Scripture calls us to reimagine a world where our social and economic systems are not built to disparage or impoverish, but instead to provide for and benefit all. Next week we revisit the story of the widow’s mite, a scripture that begs for reimagination and reinterpretation from the harmful ways it has been used. I know, for myself, I always heard this story as lauding the widow’s generosity. What if we reimagine the story, without those interpretations we heard as children? Instead of commending the widow’s giving practices, perhaps Jesus is condemning the economic system that created her poverty. Today, as we become more aware of the injustices of our economic system, especially for people of color, we can see the widow’s mite with new eyes. Together, we can work for justice.
The Jewish practice of the Jubilee year invites us to imagine leaving the edge of the harvest for the poor and immigrant to reap. This is known as gleaning, and we use that word to describe our practice of collecting food for our feeding program: Food that would otherwise have gone to waste is “gleaned” to feed the hungry. In the fiftieth year, the harvest is shared, and disparities are rebalanced. The concept of Jubilee is an inspiration to feed the hungry, cloth the naked, house the homeless, and care for prisoners. (Matt 25:40)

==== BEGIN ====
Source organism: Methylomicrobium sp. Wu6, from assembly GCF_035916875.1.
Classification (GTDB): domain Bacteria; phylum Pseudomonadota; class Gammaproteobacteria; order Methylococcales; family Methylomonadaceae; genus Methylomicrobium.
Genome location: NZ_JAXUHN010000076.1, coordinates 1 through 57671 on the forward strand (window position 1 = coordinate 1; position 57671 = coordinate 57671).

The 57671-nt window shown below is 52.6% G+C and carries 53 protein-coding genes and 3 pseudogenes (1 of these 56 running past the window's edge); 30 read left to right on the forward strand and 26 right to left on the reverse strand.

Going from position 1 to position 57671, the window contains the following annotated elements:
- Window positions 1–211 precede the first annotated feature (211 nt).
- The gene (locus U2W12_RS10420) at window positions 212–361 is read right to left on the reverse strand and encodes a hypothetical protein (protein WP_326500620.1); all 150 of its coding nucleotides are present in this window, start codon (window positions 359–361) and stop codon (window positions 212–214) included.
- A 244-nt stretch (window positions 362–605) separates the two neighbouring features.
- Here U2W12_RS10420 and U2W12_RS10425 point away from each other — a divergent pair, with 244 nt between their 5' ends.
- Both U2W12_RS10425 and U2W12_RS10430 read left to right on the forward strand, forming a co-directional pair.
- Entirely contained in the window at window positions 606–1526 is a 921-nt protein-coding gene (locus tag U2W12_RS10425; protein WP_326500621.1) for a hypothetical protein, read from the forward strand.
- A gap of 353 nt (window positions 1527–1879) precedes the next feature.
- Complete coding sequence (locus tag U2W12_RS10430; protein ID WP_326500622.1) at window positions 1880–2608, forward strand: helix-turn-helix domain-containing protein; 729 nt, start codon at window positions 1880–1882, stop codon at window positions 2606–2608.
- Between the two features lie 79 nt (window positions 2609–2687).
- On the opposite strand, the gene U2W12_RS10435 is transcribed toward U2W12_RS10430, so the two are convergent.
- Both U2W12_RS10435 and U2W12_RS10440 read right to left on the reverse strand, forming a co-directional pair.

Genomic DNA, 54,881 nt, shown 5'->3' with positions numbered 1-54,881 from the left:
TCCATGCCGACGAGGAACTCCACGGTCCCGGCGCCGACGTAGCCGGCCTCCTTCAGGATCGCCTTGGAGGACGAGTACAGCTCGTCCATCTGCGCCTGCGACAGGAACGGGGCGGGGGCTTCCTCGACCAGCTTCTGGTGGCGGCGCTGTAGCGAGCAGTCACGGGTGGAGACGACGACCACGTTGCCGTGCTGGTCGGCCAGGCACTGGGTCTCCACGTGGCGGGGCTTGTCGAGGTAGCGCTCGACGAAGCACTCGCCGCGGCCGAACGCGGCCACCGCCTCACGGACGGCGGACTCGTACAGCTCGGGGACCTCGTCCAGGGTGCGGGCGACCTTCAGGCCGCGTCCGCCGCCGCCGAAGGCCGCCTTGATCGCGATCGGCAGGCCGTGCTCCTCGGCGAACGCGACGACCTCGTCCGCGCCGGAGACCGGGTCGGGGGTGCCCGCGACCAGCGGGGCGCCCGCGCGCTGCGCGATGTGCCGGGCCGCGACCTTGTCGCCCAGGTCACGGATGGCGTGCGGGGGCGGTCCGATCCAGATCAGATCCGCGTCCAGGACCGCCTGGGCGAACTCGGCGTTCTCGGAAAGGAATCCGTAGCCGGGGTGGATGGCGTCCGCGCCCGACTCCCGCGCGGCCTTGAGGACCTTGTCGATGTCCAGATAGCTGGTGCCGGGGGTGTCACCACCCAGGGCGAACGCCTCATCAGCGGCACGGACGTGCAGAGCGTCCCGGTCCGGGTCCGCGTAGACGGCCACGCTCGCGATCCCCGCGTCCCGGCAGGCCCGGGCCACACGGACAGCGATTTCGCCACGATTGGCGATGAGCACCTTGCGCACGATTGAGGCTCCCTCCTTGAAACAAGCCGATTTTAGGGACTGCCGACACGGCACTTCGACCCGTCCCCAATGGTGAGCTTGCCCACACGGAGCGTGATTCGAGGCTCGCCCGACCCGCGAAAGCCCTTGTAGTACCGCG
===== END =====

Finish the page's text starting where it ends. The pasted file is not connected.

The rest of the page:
In light of these stories in scripture, we are called to reimagine our own money stories. The widow’s mite could be a call to give from what we have. It could also be a call to work to end systems of injustice that create poor widows who can only give from their poverty.
This is the work of a congregation. Our church, like our society, has participated in systems that benefited from the suffering or injustices imposed on others, and it is only together, in community and relationship, that we can put an end to these things.
I invite us to reimagine our money story, our shared story, to become a story of justice for the marginalized. Together, let’s live for that vision of a world where on earth as in heaven, all are welcome, all are fed, and all are loved.